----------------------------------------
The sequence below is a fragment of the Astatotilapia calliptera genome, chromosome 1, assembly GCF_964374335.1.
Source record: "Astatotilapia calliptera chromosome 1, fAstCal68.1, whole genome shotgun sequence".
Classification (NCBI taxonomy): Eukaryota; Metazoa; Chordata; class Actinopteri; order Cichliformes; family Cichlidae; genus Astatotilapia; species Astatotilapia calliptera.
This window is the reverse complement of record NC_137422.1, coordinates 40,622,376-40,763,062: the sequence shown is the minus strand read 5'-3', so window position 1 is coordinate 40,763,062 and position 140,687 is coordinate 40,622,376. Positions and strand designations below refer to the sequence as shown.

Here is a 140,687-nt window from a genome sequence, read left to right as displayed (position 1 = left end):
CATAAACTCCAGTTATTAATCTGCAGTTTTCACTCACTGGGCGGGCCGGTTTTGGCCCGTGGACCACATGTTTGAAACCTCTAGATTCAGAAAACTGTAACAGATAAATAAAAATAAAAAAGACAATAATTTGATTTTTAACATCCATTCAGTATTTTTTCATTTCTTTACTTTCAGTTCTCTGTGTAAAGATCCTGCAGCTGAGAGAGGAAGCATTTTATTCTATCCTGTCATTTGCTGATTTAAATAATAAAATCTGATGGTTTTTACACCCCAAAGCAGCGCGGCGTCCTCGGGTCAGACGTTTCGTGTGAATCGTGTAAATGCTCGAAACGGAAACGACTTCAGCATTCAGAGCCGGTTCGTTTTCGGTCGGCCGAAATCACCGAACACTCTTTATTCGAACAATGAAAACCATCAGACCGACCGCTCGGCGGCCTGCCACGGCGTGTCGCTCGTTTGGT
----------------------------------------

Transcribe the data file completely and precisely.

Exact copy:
The sequence below is a fragment of the Astatotilapia calliptera genome, chromosome 1, assembly GCF_964374335.1.
Source record: "Astatotilapia calliptera chromosome 1, fAstCal68.1, whole genome shotgun sequence".
Classification (NCBI taxonomy): Eukaryota; Metazoa; Chordata; class Actinopteri; order Cichliformes; family Cichlidae; genus Astatotilapia; species Astatotilapia calliptera.
This window is the reverse complement of record NC_137422.1, coordinates 40,622,376-40,763,062: the sequence shown is the minus strand read 5'-3', so window position 1 is coordinate 40,763,062 and position 140,687 is coordinate 40,622,376. Positions and strand designations below refer to the sequence as shown.

Here is a 140,687-nt window from a genome sequence, read left to right as displayed (position 1 = left end):
CATAAACTCCAGTTATTAATCTGCAGTTTTCACTCACTGGGCGGGCCGGTTTTGGCCCGTGGACCACATGTTTGAAACCTCTAGATTCAGAAAACTGTAACAGATAAATAAAAATAAAAAAGACAATAATTTGATTTTTAACATCCATTCAGTATTTTTTCATTTCTTTACTTTCAGTTCTCTGTGTAAAGATCCTGCAGCTGAGAGAGGAAGCATTTTATTCTATCCTGTCATTTGCTGATTTAAATAATAAAATCTGATGGTTTTTACACCCCAAAGCAGCGCGGCGTCCTCGGGTCAGACGTTTCGTGTGAATCGTGTAAATGCTCGAAACGGAAACGACTTCAGCATTCAGAGCCGGTTCGTTTTCGGTCGGCCGAAATCACCGAACACTCTTTATTCGAACAATGAAAACCATCAGACCGACCGCTCGGCGGCCTGCCACGGCGTGTCGCTCGTTTGGT